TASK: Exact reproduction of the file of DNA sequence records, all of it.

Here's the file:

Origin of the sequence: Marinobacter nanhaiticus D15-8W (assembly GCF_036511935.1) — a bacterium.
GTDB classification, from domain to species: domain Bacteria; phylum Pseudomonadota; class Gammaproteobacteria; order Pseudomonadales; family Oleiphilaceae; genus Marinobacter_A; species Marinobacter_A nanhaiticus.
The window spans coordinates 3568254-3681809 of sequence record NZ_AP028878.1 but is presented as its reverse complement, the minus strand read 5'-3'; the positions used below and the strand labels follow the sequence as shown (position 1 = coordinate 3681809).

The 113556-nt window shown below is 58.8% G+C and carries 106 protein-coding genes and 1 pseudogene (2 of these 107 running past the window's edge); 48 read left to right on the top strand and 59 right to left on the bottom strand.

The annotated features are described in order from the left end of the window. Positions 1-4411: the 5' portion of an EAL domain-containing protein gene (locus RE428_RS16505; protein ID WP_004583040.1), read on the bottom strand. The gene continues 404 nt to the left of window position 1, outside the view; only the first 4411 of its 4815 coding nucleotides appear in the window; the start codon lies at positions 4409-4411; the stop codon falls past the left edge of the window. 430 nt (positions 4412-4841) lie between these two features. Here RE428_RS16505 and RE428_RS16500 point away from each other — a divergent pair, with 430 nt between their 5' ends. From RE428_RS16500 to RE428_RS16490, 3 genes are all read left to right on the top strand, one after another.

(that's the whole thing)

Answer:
Origin of the sequence: Marinobacter nanhaiticus D15-8W (assembly GCF_036511935.1) — a bacterium.
GTDB classification, from domain to species: domain Bacteria; phylum Pseudomonadota; class Gammaproteobacteria; order Pseudomonadales; family Oleiphilaceae; genus Marinobacter_A; species Marinobacter_A nanhaiticus.
The window spans coordinates 3568254-3681809 of sequence record NZ_AP028878.1 but is presented as its reverse complement, the minus strand read 5'-3'; the positions used below and the strand labels follow the sequence as shown (position 1 = coordinate 3681809).

The 113556-nt window shown below is 58.8% G+C and carries 106 protein-coding genes and 1 pseudogene (2 of these 107 running past the window's edge); 48 read left to right on the top strand and 59 right to left on the bottom strand.

The annotated features are described in order from the left end of the window. Positions 1-4411: the 5' portion of an EAL domain-containing protein gene (locus RE428_RS16505; protein ID WP_004583040.1), read on the bottom strand. The gene continues 404 nt to the left of window position 1, outside the view; only the first 4411 of its 4815 coding nucleotides appear in the window; the start codon lies at positions 4409-4411; the stop codon falls past the left edge of the window. 430 nt (positions 4412-4841) lie between these two features. Here RE428_RS16505 and RE428_RS16500 point away from each other — a divergent pair, with 430 nt between their 5' ends. From RE428_RS16500 to RE428_RS16490, 3 genes are all read left to right on the top strand, one after another.